By Harry Haun
12 Oct 2009
|Photo by Aubrey Reuben|
You know the deck is slightly stacked when the first celebs to show up at the Oct. 11 opening of the Broadway revival of David Mamet's Oleanna are Lucy T. Slut, who practices sexual harassment as an Olympic sport, and the timid, milquetoast-y Rod. These two Avenue Q puppets, operated by Anika Larsen and Seth Rettberg, were there to welcome Bill Pullman and Julia Stiles to the Golden, where the puppets had just spent 6½ years, prior to downsizing and taking up residence Off-Broadway, as of Oct. 9, at New World Stages.
With a gender reversal and minor adjustments, Lucy and Rod echo the battle-of-the-sexes that Mamet masterminded back in 1992 in response to the Clarence Thomas-Anita Hill furor and the PC fallout that followed it. He drew the battle-lines for this two-hander/bitch-slap between John, a vulnerable college prof whose new home is hanging by the frayed thread of tenure, and Carol, pleading tearfully and angrily for a passing grade. When he reaches out to console her, she turns the situation into an argument about appropriate behavior, and their miscommunication spins dizzily out of control, floor-boarding them to the abyss.
After this 80-minute assault, haggard first-nighters retired to the Blue Fin at the W Hotel on Broadway for stiff drinks — and, at most tables, the debate continued.
"This is my favorite place for a big party," declared lead producer Jeffrey Finn, who previously used it in 2005 for On Golden Pond (albeit, James Earl Jones and Leslie Uggams were not interviewed in the goldfish-bowl bar area and Broadway had not become a suburban thoroughfare).
"I just adore this play," he admitted. "It makes people talk, and that's what good theatre is about." Which is why he has set up a series of post-show discussions to follow the main event. "People are just staying in their seats, riveted. They want to talk about the play because there are so many issues to explore. They've had this incredible experience, and they want to keep it going. We have special panelists who are experts in their field — of education or media or politics or celebrity — and a great moderator for every one of them. I like to refer to it sometimes as a second act."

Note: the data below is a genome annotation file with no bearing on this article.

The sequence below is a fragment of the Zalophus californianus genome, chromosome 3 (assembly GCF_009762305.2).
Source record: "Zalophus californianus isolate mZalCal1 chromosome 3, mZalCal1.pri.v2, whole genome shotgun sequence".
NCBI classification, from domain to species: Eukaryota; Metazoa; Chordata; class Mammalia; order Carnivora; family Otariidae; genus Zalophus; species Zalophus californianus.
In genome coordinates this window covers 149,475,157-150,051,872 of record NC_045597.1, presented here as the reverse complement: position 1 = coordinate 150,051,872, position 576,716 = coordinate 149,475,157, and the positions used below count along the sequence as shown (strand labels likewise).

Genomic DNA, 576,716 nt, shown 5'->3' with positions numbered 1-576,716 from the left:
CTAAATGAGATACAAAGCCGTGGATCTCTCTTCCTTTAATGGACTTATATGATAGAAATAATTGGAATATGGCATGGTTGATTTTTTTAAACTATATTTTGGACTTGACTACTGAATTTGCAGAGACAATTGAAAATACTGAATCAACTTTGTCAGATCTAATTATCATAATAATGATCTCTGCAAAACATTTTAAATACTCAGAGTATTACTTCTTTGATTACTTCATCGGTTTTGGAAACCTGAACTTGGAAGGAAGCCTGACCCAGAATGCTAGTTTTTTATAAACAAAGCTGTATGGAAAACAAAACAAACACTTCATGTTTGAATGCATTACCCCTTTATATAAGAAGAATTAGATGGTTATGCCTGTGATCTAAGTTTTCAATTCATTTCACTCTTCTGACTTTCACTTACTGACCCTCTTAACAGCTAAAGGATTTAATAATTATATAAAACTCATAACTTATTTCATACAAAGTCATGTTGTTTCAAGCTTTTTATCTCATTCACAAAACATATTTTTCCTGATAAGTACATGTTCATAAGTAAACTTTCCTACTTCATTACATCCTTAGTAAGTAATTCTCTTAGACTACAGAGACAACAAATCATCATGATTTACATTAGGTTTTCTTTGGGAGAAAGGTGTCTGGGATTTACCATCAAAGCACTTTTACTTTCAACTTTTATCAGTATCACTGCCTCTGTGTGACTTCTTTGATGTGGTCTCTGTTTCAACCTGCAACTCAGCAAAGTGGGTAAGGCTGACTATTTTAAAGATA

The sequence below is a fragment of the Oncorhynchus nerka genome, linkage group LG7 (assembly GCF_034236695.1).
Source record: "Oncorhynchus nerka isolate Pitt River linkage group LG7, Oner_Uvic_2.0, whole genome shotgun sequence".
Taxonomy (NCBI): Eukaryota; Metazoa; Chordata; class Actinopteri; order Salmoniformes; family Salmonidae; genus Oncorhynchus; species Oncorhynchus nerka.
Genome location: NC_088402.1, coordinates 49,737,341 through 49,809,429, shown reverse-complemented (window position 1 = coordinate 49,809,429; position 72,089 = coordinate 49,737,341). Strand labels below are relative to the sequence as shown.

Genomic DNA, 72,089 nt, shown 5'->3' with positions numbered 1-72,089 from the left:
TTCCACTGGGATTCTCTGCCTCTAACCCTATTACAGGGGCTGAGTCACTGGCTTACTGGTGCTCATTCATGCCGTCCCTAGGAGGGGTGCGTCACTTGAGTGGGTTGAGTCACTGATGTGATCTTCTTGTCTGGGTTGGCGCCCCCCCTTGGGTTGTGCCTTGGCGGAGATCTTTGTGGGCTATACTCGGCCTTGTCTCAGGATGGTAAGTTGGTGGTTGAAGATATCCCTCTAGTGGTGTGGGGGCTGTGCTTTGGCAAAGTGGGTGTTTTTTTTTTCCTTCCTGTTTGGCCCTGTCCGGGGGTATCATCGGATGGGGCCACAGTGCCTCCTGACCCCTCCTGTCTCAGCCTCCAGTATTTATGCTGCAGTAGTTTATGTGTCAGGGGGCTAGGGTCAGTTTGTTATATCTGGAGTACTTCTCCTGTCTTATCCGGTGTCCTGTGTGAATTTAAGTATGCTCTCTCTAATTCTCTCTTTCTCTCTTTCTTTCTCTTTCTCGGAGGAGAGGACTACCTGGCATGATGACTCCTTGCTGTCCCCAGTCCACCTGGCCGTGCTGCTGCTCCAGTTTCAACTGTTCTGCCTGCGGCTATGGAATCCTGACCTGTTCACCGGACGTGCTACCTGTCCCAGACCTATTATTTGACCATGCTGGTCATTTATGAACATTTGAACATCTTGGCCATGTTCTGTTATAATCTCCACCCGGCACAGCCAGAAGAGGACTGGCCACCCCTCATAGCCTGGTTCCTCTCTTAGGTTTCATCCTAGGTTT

Finn did not employ a casting director to line up such a dead-on cast. "I did it myself," he confessed proudly. Pullman, the stumbling, sputtering Everyman sinking into a mire of miscommunication, and the gorgeous Stiles with a jaw-line of granite determination and a raw intelligence that betrays the possibility of calculation — these solidify the war zone and bring Mamet's diatribe of a play into sharper focus.
"It's a very different take than the original — primarily because we're seeing it in 2009. The original production took place in a certain moment in time, which made that production unique and made it the talked-about event in New York City for two years. We hope to do that again now because we have a whole new view of it. Where a lot of people think it's just about sexual harassment, it's really about power. That's such a large, large, overriding issue. It's a power game. It's a power play."